Vigorous intensity physical activity and the metabolic health of adolescents

Logan, Greig
Harris, Nigel
Duncan, Scott
Hinckson, Erica
Schofield, Grant
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Doctor of Philosophy
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Auckland University of Technology

Despite efforts to improve adolescent physical activity participation and adherence, as many as 80% of youth fail to achieve the recommended 60 minutes of moderate-to-vigorous intensity physical activity (MVPA) per day. Whilst physical activity guidelines are beginning to recognise the importance of vigorous intensity activity as an alternative to long duration moderate intensity activity, there are no specific recommendations regarding specific session parameters such as the duration of each vigorous bout. The primary focus of this PhD was to conduct a cohesive investigation into the metabolic effects of vigorous intensity physical activity, using both an epidemiological level study, and a detailed exercise intervention on a sub sample of adolescents. This thesis is constructed in two parts to reflect the flow of investigation into vigorous intensity physical activity and adolescent metabolic health. Part 1 (Chapters 2-4) investigates the measurement techniques most appropriate to quantify physical activity in adolescents, and thereafter determines the contribution of activity intensity to adolescent health from a large cross sectional study. Part 2 (Chapters 5-7) forms an investigation into high-intensity interval training (HIIT) as a strategy to deliver the health benefits of vigorous intensity physical activity in adolescents. The aim of Part 2 was to investigate the effect of HIIT on the metabolic health of low-active male adolescents, and explore the perceptual responses that may influence and determine long-term exercise adherence. Through Parts 1 and 2 of this thesis, a cohesive investigation into the metabolic effects of vigorous intensity physical activity was performed.

Outcomes from Part 1 showed that vigorous intensity physical activity was associated with key positive health outcomes in adolescents, supporting the concept of emphasising the importance of vigorous activity in youth physical activity guidelines. Data obtained by accurately measuring physical activity using accelerometry in 694 adolescents showed that vigorous physical activity was the only activity intensity associated with reduced body mass index (BMI) and waist circumference-to-height ratio (WCHt) in youth. Data also showed that an increase of 4.2% in daily duration of vigorous intensity activity was associated with a reduction in WCHt from the 75th centile to the 25th centile in adolescents. Hence, the clinical implication of these results suggest that an increase in daily vigorous activity by an average of 1.1 minutes each day is associated with a 0.05 reduction in WCHt in the adolescent cohort.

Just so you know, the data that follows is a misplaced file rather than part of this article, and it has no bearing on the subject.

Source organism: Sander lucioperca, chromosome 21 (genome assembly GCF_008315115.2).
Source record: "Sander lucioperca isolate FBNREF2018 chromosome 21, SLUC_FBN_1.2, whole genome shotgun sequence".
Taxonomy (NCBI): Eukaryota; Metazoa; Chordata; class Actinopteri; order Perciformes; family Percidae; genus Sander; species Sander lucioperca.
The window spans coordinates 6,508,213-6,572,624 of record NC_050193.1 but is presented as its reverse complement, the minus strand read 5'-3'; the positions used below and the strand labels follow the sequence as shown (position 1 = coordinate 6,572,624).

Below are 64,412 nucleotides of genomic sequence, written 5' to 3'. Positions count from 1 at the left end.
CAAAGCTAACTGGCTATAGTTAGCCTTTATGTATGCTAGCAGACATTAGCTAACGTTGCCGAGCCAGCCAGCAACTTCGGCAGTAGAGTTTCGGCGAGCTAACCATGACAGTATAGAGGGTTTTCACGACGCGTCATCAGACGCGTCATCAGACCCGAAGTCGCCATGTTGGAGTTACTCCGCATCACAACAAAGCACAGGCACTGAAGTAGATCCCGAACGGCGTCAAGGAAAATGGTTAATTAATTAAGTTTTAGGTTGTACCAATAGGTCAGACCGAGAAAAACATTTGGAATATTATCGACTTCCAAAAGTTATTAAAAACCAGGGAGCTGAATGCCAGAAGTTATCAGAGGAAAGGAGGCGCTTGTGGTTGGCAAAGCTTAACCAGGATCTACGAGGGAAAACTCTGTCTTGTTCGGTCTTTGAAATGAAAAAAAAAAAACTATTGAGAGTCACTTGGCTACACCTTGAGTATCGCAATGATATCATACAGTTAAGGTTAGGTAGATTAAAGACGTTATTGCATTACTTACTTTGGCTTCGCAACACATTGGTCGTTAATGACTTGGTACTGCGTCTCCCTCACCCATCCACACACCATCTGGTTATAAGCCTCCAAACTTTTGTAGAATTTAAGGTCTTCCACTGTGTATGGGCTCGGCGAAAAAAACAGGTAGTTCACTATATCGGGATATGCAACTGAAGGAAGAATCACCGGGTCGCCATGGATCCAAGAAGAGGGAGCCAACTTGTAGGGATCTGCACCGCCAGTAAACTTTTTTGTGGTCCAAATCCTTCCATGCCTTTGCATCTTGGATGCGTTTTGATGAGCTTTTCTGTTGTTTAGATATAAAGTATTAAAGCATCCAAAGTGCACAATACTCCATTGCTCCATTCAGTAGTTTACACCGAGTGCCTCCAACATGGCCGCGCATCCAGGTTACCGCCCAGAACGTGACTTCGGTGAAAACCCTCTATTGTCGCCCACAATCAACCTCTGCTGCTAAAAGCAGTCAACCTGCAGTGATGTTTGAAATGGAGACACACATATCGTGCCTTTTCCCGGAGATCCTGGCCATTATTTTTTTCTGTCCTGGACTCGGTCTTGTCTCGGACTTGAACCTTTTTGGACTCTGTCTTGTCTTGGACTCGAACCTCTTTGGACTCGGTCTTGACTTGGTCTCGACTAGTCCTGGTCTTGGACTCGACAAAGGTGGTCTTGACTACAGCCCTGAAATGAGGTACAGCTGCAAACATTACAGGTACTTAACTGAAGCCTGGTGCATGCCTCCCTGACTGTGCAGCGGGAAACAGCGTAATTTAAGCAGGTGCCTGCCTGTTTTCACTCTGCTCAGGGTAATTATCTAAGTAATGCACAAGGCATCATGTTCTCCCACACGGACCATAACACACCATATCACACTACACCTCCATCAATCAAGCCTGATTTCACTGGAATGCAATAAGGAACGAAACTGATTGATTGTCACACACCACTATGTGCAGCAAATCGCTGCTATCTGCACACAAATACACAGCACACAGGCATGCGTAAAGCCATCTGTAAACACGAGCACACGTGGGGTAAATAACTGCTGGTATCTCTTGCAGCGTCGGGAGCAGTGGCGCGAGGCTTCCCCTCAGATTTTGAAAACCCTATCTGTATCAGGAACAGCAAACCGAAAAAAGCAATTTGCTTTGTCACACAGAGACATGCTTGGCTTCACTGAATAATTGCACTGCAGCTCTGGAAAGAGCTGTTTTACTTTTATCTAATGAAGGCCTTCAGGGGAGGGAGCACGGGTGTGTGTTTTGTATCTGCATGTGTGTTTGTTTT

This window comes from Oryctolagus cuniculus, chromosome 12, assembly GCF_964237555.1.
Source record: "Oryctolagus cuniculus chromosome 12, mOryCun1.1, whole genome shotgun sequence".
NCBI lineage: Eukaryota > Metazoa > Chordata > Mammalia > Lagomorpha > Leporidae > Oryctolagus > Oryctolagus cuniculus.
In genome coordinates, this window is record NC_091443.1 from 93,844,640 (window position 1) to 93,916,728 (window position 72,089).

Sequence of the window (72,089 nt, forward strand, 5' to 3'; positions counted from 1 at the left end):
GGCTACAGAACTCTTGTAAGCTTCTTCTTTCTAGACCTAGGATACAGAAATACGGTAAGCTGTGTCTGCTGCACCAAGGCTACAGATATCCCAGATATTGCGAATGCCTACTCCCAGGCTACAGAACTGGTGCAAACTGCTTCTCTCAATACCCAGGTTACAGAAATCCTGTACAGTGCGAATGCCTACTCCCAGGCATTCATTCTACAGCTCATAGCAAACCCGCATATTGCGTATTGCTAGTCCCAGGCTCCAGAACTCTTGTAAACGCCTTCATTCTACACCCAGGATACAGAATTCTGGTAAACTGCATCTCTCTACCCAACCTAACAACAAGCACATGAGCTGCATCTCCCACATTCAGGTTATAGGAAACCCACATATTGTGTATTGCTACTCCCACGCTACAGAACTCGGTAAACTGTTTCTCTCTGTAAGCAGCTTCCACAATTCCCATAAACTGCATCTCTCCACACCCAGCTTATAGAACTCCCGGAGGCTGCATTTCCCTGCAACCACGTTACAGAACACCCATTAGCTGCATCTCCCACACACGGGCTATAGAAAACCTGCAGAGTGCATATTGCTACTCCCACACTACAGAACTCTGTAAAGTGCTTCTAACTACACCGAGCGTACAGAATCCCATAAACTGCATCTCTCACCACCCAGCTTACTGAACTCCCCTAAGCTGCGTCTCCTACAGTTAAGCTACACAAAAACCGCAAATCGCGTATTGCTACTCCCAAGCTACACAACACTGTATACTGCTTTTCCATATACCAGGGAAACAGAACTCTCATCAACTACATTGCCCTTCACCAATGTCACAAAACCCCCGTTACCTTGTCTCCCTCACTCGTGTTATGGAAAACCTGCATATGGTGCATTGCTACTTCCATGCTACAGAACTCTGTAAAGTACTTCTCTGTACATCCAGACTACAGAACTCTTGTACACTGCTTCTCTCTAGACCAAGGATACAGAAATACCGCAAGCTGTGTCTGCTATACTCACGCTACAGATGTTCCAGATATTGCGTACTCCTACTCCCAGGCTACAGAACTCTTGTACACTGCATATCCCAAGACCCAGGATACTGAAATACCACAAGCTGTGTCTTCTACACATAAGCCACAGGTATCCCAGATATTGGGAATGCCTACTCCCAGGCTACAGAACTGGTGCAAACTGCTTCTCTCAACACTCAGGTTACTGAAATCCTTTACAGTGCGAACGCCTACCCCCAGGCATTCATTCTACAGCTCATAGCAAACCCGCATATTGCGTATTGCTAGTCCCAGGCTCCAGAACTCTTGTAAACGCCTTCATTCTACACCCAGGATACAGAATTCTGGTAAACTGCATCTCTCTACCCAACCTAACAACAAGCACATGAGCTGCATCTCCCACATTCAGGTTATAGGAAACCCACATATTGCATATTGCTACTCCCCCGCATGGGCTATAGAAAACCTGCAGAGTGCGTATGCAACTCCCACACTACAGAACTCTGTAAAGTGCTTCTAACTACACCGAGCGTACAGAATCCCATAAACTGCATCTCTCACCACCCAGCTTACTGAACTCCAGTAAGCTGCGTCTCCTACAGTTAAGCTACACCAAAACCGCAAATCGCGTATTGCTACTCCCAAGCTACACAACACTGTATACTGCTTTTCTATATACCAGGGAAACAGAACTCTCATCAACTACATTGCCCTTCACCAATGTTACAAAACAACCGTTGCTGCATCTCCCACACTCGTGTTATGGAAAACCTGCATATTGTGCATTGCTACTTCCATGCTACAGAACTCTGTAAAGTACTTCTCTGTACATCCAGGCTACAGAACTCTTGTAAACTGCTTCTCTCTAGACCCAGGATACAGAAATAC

Furthermore, in Part 2, the investigation into the dose-response relationship of HIIT with metabolic health showed that low-active adolescent males, performing a single HIIT set twice-weekly (consisting of 4 repeated bouts of 20 seconds of near-maximal exertion interspersed with 10 seconds of passive recovery), in addition to one resistance training session, gained meaningful improvements in fitness and body composition. Performing additional HIIT sets provided few additional health improvements to those of the lowest dose studied. In support for HIIT uptake and long-term adherence, participants also gained meaningful improvements in several sub-domains of physical self-perception and expressed high levels of enjoyment towards the exercise intervention. This research indicated an effect of incremental HIIT dose on the physical self-concept subdomains; thus, adolescents and practitioners can assume that performing even low doses of HIIT in addition to resistance training improves physical self-perception. This body of work provides strong support for the promotion of vigorous intensity physical activity in adolescents, specifically endorsing the utilisation of HIIT as a potent and practical alternative method to deliver health benefits of exercise in youth. Through addressing the overarching research question, ‘What are the effects of vigorous intensity physical activity on the metabolic heath of adolescents?’ this thesis, as a whole, contributes new knowledge to the science of adolescent physical activity and health. The wider implications of this research may help to improve the lifelong health and wellbeing of adolescents by suggesting novel physical activity strategies that incorporate the promotion of vigorous intensity physical activity. Through implementing this research in the adolescent cohort, policy makers and exercise practitioners may be able to reduce the burden of chronic lifestyle related diseases to public health.

Youth , Exercise
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